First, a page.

individualized assistance to help increase the girls’ math and English skills. We hope this can be an

exchange of cultures and a good learning experience for students on both ends. Being in India allowed

the idea of the website to come full form quickly and we hope the success of the program will continue

to expand and evolve in future years.

We came back from PPES with many memories and life experience that will stay with us forever.

We look forward to a lifetime of friendship with all the wonderful people we met and an ongoing

relationship with the school and the community.


Anika Raghuvanshi

Community Development Through Empowerment of Rural Indian Girls

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It always seems impossible until it’s done-Nelson Mandela


The impossible became possible through education and training. Reluctant to send their daughters

to school initially, inhabitants of Anupshahr, one of the most backward districts of Bulandshahar in

the state of Uttar Pradesh, have seen a sea change in the community through the education of girls

provided by Pardada Pardadi School. Presently there are over 1200 students from 62 villages in the

school

A visit to the Pardada Pardadi Educational Society(PPES) programme and interaction with the girl

students who exuded positivity, gregariousness, confidence and happiness left a lasting impression.

Rahul and I were slightly taken aback when we spoke in Hindi with the girls but got responses like “good

afternoon sir/mam”, “what’s your name,” “where are you from” in perfect English. Most of these girls

belong to some of the most socially deprived communities of the area but free education and job

opportunities have made a large number of rural girls and women self-sustaining.



First we came across Gulshan, a speech and hearing impaired worker at the Production Unit for making

BlackBerry suit bags. It was inspiring to know that she is one of the fastest workers, despite her

physical challenges. As part of the economic empower programme of Pardada Pardadi various other

products such as cushion covers, pillow covers, bed covers, purses, saris, dupattas and coasters are

also produced besides the BlackBerry bags and are sold at stores both internationally and in the country.

The Unit is run in partnership with BlackBerry India and manufactures 8000 suit bags per month for the

company. Each girl is paid Rs 5 per bag and gets paid for the number of bags that she is able to produce.

Work which was earlier considered to be a male domain has been easily taken up by females.




Then Asha’s story of education and empowerment was truly inspirational. She belonged to one of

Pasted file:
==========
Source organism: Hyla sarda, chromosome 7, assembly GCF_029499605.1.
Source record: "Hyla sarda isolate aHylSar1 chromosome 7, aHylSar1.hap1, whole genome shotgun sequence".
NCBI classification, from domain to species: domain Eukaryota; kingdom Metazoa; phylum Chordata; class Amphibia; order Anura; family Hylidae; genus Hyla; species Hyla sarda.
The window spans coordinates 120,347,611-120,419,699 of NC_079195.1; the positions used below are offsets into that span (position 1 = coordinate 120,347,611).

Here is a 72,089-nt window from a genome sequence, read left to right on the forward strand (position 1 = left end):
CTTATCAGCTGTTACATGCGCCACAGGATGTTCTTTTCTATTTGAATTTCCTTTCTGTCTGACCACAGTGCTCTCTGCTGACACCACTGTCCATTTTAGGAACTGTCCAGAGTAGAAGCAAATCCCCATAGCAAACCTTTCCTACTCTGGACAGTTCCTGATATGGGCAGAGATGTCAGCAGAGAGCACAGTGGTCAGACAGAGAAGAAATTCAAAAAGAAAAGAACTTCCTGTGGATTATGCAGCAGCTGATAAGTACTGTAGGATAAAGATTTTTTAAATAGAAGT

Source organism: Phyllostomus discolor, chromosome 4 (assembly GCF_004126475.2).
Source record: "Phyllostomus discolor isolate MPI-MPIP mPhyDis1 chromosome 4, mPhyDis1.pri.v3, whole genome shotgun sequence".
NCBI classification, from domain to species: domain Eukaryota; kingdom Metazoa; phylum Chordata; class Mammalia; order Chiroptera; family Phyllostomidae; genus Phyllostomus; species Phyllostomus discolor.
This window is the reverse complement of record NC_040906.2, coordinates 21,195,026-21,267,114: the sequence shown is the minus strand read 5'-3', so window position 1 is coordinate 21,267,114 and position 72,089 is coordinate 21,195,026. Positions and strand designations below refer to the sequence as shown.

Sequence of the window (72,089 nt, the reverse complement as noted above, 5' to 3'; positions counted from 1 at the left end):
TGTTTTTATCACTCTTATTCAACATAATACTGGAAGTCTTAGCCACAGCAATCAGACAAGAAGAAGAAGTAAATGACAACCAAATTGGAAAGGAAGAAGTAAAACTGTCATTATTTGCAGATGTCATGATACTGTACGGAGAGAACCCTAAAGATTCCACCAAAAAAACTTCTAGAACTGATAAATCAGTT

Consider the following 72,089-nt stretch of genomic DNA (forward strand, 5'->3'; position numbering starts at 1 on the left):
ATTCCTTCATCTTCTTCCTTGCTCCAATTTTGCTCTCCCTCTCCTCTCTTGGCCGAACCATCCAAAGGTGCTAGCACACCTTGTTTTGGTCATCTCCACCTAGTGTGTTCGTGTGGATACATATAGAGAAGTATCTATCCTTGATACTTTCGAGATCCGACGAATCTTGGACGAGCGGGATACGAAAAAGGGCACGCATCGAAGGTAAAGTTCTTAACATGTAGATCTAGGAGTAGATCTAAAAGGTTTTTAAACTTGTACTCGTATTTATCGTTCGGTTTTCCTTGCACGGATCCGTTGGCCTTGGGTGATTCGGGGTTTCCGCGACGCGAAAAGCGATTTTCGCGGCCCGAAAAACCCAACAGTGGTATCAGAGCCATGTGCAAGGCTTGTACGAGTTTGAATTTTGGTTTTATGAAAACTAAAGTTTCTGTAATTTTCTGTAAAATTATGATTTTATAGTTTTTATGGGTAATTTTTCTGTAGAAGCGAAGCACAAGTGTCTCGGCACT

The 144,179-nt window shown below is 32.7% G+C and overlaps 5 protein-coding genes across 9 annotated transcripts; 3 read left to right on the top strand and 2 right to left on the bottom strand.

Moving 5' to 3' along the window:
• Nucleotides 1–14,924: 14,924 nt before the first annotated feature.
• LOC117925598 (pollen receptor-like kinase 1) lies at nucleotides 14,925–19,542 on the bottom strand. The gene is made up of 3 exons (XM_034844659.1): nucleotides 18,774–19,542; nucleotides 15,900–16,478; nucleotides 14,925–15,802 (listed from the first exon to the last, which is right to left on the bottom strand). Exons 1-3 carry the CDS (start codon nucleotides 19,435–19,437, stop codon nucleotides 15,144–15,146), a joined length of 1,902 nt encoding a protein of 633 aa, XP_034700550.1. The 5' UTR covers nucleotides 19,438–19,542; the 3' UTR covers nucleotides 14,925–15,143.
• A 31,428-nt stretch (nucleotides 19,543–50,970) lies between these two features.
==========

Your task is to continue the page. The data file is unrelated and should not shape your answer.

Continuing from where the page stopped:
the first batch of students to pass out in 2006 and continued her higher education outside the school.

Now she works as a counselor at the school, counseling dropout students and their families on the

importance of education and tries to convince them to join back. She proudly mentioned that she was

able to voice her opinion about wanting to marry an educated and supportive man who would allow her

to work after marriage.



We wound up meeting other family members of Asha on a visit to her parental home and heard some

more motivating stories. Priyanka, Asha’s neice got an opportunity to study in Bangalore at the Nettur

Technical Training Foundation(NTTF) and then further train at the TATA Steel Company in Jharkhand.

Asha has set a precedent to study and work for other girls in her family and the community.

PPES’s commitment to health and hygiene could be seen at the health centre, which was clean and

bright and equipped with basic necessities where two doctors and a nurse were busy examining

patients. The doctors visit weekly to cater to any health ailments of the girls, while the nurse is present

daily at the clinic. Eye check-ups, dental examinations and vaccinations are provided through the health

centre.

It was also encouraging to know that girls are also taught basic self- hygiene like bathing, brushing teeth,

combing their hair, etc at the school. The school also has a sanitary napkin manufacturing unit where

low cost napkins are manufactured by the girls and then provided to students as well as teachers and

the community at a subsidized rate. The school contributed 4000 napkins to the Jammu and Kashmir

flood victims this year.

Toilets and showers have been built in the villages for the use of the villagers. Usually after a girl passes

out of school a toilet is built in her house which all family members can use. Tips on health and hygiene

are passed on to the community through these girls as they are themselves very motivated to go and

teach others about it.



Besides being taught embroidery, applique work and computers, the students are also taught how to

prepare meals and serve them in a hygienic manner. Some of them were busy serving the mid-day meal

which is provided to the students along with two other snacks during the course of the day.

Next on the agenda was attending a meeting of community women of the dairy micro-enterprises

best practice programme. The local women were into the 4th

they were being trained on how to take proper care of their milk producing cattle namely cows and

buffaloes, increase milk production through proper feed, etc. We also visited the Bharatiya Agro Industy

Foundation Animal Development Centre where we were briefed on how artificial insemination to

increase the production of milk in animals was done.